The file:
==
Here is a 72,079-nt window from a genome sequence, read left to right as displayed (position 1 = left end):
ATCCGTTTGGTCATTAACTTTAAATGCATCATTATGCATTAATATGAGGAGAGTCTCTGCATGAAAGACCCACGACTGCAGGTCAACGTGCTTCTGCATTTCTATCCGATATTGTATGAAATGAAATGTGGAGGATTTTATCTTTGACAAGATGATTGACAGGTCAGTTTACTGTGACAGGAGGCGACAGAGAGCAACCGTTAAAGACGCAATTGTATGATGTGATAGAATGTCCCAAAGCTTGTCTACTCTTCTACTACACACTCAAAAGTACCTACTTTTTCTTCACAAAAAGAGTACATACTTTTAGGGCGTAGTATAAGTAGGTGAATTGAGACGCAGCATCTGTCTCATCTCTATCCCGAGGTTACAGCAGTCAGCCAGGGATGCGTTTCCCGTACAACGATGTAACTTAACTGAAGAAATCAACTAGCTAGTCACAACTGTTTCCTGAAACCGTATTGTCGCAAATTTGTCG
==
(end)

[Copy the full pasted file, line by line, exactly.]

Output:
Here is a 72,079-nt window from a genome sequence, read left to right as displayed (position 1 = left end):
ATCCGTTTGGTCATTAACTTTAAATGCATCATTATGCATTAATATGAGGAGAGTCTCTGCATGAAAGACCCACGACTGCAGGTCAACGTGCTTCTGCATTTCTATCCGATATTGTATGAAATGAAATGTGGAGGATTTTATCTTTGACAAGATGATTGACAGGTCAGTTTACTGTGACAGGAGGCGACAGAGAGCAACCGTTAAAGACGCAATTGTATGATGTGATAGAATGTCCCAAAGCTTGTCTACTCTTCTACTACACACTCAAAAGTACCTACTTTTTCTTCACAAAAAGAGTACATACTTTTAGGGCGTAGTATAAGTAGGTGAATTGAGACGCAGCATCTGTCTCATCTCTATCCCGAGGTTACAGCAGTCAGCCAGGGATGCGTTTCCCGTACAACGATGTAACTTAACTGAAGAAATCAACTAGCTAGTCACAACTGTTTCCTGAAACCGTATTGTCGCAAATTTGTCG